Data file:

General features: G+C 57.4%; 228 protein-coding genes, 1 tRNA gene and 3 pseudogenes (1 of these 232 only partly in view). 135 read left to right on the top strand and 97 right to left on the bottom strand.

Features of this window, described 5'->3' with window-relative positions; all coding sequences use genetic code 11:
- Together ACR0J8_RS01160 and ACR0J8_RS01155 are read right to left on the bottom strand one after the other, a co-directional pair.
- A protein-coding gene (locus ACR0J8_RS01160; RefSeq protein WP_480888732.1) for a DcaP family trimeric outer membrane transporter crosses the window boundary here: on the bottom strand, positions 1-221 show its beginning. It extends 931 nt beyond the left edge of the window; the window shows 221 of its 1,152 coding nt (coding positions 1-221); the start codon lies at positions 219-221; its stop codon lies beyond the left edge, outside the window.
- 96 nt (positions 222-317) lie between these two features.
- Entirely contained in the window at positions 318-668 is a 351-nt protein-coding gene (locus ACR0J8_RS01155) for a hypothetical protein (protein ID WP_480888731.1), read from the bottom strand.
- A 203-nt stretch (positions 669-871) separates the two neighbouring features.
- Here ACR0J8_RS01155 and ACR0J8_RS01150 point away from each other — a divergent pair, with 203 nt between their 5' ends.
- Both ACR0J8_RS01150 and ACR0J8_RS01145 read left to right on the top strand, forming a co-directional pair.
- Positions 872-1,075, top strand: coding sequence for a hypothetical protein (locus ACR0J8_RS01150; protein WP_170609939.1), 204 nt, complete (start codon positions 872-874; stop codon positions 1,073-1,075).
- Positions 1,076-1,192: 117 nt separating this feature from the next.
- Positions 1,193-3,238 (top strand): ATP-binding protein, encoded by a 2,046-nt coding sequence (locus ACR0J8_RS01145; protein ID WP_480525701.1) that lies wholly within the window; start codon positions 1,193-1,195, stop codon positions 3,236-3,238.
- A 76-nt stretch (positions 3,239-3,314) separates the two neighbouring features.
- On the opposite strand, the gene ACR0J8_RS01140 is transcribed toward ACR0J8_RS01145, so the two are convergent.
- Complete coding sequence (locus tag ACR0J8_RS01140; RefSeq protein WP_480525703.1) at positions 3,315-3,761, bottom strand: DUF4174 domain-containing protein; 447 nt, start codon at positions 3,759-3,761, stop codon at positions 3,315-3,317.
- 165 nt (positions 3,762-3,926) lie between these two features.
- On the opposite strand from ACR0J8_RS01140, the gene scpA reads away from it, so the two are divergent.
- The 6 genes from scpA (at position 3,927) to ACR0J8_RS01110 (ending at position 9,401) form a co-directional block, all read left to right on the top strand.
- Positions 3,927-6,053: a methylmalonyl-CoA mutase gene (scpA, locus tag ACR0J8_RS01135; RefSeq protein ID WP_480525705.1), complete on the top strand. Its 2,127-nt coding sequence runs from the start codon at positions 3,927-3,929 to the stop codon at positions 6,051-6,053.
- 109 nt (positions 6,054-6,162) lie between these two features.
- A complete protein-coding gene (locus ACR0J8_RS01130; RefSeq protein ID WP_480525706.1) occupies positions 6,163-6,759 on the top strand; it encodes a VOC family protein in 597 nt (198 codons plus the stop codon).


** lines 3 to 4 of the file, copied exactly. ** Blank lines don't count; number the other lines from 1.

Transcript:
- Together ACR0J8_RS01160 and ACR0J8_RS01155 are read right to left on the bottom strand one after the other, a co-directional pair.
- A protein-coding gene (locus ACR0J8_RS01160; RefSeq protein WP_480888732.1) for a DcaP family trimeric outer membrane transporter crosses the window boundary here: on the bottom strand, positions 1-221 show its beginning. It extends 931 nt beyond the left edge of the window; the window shows 221 of its 1,152 coding nt (coding positions 1-221); the start codon lies at positions 219-221; its stop codon lies beyond the left edge, outside the window.